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Sha'Ron James


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After Irma: Why are 90% of flood claims being denied?

 

Date: October 16, 2017
Source: Palm Beach Post
Author:  Charles Elmore

 

Nine out of 10 flood claims resolved by the National Flood Insurance Program in the early going after Hurricane Irma have been closed without payment, federal records provided to Florida officials show.

Why? The Palm Beach Post asked the Federal Emergency Management Agency.

Nearly $100 million in payments have been approved on payable flood claims, said Greta Richardson, claims branch chief with FEMA in Washington, D.C.

But it’s still early in the process, she said, and payable claims tend to take longer to resolve than cases where officials have determined there was no qualifying damage.

“Irma was a hurricane that brought in a lot of wind damage,” Richardson said, though some areas of Florida did experience flooding as well. In contrast, Hurricane Harvey in Texas did much of its damage from flooding.

NFIP policies generally cover flooding from the ground up, such as storm surge or heavy rain causing local waterways to overflow. Standard homeowner policies tend to cover damage from, say, wind blowing off a piece of the roof and rain coming in from above.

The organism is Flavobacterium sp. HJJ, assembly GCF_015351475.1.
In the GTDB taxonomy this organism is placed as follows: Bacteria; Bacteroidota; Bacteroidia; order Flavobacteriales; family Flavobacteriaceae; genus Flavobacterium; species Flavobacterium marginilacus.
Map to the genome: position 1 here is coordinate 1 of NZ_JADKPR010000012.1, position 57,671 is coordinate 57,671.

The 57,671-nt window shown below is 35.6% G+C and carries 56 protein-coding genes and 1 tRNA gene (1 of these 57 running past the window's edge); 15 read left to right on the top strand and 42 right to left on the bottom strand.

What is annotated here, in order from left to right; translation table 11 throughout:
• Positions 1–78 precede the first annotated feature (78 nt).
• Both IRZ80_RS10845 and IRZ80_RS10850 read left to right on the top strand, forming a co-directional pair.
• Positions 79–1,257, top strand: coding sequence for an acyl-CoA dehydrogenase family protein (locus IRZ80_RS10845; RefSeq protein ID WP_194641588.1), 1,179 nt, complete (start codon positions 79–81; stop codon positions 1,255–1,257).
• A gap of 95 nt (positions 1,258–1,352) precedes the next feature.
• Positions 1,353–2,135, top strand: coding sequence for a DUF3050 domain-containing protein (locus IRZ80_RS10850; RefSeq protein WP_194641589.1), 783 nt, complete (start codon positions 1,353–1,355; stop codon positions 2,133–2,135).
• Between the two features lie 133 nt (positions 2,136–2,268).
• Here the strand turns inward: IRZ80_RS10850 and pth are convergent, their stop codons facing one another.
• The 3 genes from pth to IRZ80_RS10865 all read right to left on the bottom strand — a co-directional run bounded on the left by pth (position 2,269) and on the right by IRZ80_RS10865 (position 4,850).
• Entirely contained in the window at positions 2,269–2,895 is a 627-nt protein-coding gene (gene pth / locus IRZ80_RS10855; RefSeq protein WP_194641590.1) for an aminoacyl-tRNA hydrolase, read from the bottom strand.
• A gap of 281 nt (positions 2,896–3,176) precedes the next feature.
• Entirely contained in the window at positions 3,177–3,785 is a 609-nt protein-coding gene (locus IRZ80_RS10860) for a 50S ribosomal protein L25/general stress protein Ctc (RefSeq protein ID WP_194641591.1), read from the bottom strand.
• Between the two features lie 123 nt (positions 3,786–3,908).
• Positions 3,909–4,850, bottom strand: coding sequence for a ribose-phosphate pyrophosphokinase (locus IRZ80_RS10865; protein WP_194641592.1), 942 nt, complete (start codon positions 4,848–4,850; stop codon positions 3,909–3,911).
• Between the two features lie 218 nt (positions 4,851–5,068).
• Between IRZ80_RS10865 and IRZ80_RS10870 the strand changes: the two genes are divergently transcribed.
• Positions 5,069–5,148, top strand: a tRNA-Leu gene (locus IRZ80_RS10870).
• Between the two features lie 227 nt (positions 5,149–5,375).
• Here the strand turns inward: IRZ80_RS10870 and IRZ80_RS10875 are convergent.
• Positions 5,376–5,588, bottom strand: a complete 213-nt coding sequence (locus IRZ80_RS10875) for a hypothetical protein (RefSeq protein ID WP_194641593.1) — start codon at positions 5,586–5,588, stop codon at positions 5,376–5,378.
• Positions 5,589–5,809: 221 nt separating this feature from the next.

If homeowners are not entirely sure of the cause of damage, they might file claims under both their standard home and flood policies just to be sure.

According to data federal officials gave Florida Insurance Commissioner David Altmaier last week, 195 NFIP claims administered by private partners in a Write Your Own program have been closed with payment after Irma, compared to 1,936 resolved without payment.

But there are still plenty of claims to be worked out. Fewer than 8 percent of the 24,316 flood claims mentioned had been resolved at that stage. Records provided to Altmaier showed more than $72 million in payments had been made at the time.

The average claim closed with payment was for more than $25,000.

FEMA officials urged Florida residents to buy flood coverage, because flooding is not covered in standard home insurance policies. Lenders require flood policies in certain high-risk zones, but it’s up to homeowners to make the choice in other cases. Florida has the largest share of the nation’s roughly 5 million NFIP policies, including more than 100,000 in Palm Beach County.

Most flood policies come from the federal program, though a limited number of private insurers offer such policies.

Out of 1,419 private flood claims filed so far after Irma, 269 have been closed with payment and 92 have been closed without payment, with more than 1,000 still open, state records show.